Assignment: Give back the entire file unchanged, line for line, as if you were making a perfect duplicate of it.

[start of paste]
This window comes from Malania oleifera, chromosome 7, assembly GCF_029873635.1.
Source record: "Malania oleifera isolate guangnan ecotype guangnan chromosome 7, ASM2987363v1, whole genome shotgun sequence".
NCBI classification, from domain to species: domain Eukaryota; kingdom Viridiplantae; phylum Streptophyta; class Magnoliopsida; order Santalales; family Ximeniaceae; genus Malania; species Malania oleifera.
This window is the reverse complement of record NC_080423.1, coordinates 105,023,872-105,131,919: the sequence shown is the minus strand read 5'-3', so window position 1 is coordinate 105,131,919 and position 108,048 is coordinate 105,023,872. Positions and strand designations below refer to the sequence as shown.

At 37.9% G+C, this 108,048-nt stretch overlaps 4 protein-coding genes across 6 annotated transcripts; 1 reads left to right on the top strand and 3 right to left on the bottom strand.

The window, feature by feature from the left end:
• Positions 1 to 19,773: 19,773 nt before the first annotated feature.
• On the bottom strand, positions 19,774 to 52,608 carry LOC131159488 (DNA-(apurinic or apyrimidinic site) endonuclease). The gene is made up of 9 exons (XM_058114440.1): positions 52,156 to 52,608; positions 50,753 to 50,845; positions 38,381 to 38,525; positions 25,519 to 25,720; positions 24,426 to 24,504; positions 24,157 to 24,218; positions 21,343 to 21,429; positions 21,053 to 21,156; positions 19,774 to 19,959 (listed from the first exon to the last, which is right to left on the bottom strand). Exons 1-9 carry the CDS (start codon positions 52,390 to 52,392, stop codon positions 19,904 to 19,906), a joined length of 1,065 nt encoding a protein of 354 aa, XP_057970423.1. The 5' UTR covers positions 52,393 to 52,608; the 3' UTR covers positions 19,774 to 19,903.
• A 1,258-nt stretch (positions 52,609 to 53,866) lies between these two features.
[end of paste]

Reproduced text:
This window comes from Malania oleifera, chromosome 7, assembly GCF_029873635.1.
Source record: "Malania oleifera isolate guangnan ecotype guangnan chromosome 7, ASM2987363v1, whole genome shotgun sequence".
NCBI classification, from domain to species: domain Eukaryota; kingdom Viridiplantae; phylum Streptophyta; class Magnoliopsida; order Santalales; family Ximeniaceae; genus Malania; species Malania oleifera.
This window is the reverse complement of record NC_080423.1, coordinates 105,023,872-105,131,919: the sequence shown is the minus strand read 5'-3', so window position 1 is coordinate 105,131,919 and position 108,048 is coordinate 105,023,872. Positions and strand designations below refer to the sequence as shown.

At 37.9% G+C, this 108,048-nt stretch overlaps 4 protein-coding genes across 6 annotated transcripts; 1 reads left to right on the top strand and 3 right to left on the bottom strand.

The window, feature by feature from the left end:
• Positions 1 to 19,773: 19,773 nt before the first annotated feature.
• On the bottom strand, positions 19,774 to 52,608 carry LOC131159488 (DNA-(apurinic or apyrimidinic site) endonuclease). The gene is made up of 9 exons (XM_058114440.1): positions 52,156 to 52,608; positions 50,753 to 50,845; positions 38,381 to 38,525; positions 25,519 to 25,720; positions 24,426 to 24,504; positions 24,157 to 24,218; positions 21,343 to 21,429; positions 21,053 to 21,156; positions 19,774 to 19,959 (listed from the first exon to the last, which is right to left on the bottom strand). Exons 1-9 carry the CDS (start codon positions 52,390 to 52,392, stop codon positions 19,904 to 19,906), a joined length of 1,065 nt encoding a protein of 354 aa, XP_057970423.1. The 5' UTR covers positions 52,393 to 52,608; the 3' UTR covers positions 19,774 to 19,903.
• A 1,258-nt stretch (positions 52,609 to 53,866) lies between these two features.